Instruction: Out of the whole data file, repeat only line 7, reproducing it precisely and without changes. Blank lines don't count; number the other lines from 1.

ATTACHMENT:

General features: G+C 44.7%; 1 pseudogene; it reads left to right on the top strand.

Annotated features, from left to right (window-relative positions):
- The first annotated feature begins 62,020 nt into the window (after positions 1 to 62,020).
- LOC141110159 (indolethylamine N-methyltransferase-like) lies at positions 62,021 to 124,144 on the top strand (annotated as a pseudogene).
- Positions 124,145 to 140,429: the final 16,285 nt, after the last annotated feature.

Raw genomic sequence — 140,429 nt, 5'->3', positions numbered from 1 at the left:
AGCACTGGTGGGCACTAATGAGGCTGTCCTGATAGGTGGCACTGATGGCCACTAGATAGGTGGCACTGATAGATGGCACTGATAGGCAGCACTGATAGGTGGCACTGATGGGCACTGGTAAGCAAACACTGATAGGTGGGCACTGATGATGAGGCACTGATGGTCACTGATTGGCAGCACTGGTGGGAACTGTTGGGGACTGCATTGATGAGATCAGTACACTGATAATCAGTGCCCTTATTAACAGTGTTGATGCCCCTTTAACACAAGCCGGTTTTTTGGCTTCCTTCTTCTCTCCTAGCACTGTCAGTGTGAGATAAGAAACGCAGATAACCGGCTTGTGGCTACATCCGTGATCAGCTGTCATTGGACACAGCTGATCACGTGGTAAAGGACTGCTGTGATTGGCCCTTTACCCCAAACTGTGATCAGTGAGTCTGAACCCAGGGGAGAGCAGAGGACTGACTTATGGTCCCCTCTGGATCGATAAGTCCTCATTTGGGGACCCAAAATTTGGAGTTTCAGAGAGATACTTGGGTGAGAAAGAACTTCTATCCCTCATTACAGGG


AGCACTGGTGGGCACTAATGAGGCTGTCCTGATAGGTGGCACTGATGGCCACTAGATAGGTGGCACTGATAGATGGCACTGATAGGCAGCACTGATAGGTGGCACTGATGGGCACTGGTAAGCAAACACTGATAGGTGGGCACTGATGATGAGGCACTGATGGTCACTGATTGGCAGCACTGGTGGGAACTGTTGGGGACTGCATTGATGAGATCAGTACACTGATAATCAGTGCCCTTATTAACAGTGTTGATGCCCCTTTAACACAAGCCGGTTTTTTGGCTTCCTTCTTCTCTCCTAGCACTGTCAGTGTGAGATAAGAAACGCAGATAACCGGCTTGTGGCTACATCCGTGATCAGCTGTCATTGGACACAGCTGATCACGTGGTAAAGGACTGCTGTGATTGGCCCTTTACCCCAAACTGTGATCAGTGAGTCTGAACCCAGGGGAGAGCAGAGGACTGACTTATGGTCCCCTCTGGATCGATAAGTCCTCATTTGGGGACCCAAAATTTGGAGTTTCAGAGAGATACTTGGGTGAGAAAGAACTTCTATCCCTCATTACAGGG